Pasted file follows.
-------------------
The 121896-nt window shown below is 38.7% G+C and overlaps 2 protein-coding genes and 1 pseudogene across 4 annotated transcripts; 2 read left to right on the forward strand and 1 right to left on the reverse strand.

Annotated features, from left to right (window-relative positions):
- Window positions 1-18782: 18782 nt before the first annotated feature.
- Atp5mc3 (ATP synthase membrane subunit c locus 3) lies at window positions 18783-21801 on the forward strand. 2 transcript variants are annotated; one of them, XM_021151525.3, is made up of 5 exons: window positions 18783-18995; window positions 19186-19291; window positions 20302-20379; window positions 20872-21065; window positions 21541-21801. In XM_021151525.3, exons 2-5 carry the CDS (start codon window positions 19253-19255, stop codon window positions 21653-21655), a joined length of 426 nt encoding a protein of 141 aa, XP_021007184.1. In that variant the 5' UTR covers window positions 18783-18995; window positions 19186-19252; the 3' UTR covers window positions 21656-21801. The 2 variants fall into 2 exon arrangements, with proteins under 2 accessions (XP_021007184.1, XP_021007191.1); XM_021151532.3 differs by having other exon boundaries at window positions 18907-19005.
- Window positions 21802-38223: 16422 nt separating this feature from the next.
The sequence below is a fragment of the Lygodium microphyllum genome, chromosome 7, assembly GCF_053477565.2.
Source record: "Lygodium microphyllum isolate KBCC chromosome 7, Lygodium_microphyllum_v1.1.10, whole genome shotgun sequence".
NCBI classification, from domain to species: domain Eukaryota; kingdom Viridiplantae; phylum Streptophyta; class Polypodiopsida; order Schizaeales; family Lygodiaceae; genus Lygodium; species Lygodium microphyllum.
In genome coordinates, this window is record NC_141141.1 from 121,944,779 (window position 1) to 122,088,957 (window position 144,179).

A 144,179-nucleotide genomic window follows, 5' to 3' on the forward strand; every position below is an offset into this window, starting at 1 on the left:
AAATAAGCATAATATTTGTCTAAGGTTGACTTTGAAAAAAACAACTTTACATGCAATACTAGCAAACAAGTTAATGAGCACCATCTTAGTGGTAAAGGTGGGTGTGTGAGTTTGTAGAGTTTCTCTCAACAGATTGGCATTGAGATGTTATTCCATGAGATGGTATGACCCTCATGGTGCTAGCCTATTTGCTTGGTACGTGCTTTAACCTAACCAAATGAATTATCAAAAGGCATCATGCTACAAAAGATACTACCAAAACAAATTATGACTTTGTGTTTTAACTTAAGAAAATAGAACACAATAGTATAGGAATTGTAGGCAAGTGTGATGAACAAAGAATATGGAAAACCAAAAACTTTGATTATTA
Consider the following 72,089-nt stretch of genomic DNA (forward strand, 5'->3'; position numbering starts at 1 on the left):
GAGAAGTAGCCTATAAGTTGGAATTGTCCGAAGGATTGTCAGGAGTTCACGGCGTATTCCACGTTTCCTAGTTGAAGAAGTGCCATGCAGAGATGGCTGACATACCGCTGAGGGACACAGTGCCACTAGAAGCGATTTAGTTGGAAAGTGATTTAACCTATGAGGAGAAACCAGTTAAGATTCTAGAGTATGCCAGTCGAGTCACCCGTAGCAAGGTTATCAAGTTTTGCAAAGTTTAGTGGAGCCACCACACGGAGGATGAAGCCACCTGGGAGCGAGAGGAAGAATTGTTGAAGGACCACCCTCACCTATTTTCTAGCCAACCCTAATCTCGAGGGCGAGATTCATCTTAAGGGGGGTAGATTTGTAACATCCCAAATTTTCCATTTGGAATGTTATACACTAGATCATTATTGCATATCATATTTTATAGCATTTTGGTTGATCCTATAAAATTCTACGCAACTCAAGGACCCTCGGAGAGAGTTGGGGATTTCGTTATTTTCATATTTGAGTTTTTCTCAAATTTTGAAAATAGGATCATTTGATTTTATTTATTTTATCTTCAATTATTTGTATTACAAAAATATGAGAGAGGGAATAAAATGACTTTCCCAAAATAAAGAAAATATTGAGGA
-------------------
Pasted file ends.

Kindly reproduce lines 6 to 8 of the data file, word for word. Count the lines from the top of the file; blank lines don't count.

The sequence below is a fragment of the Lygodium microphyllum genome, chromosome 7, assembly GCF_053477565.2.
Source record: "Lygodium microphyllum isolate KBCC chromosome 7, Lygodium_microphyllum_v1.1.10, whole genome shotgun sequence".
NCBI classification, from domain to species: domain Eukaryota; kingdom Viridiplantae; phylum Streptophyta; class Polypodiopsida; order Schizaeales; family Lygodiaceae; genus Lygodium; species Lygodium microphyllum.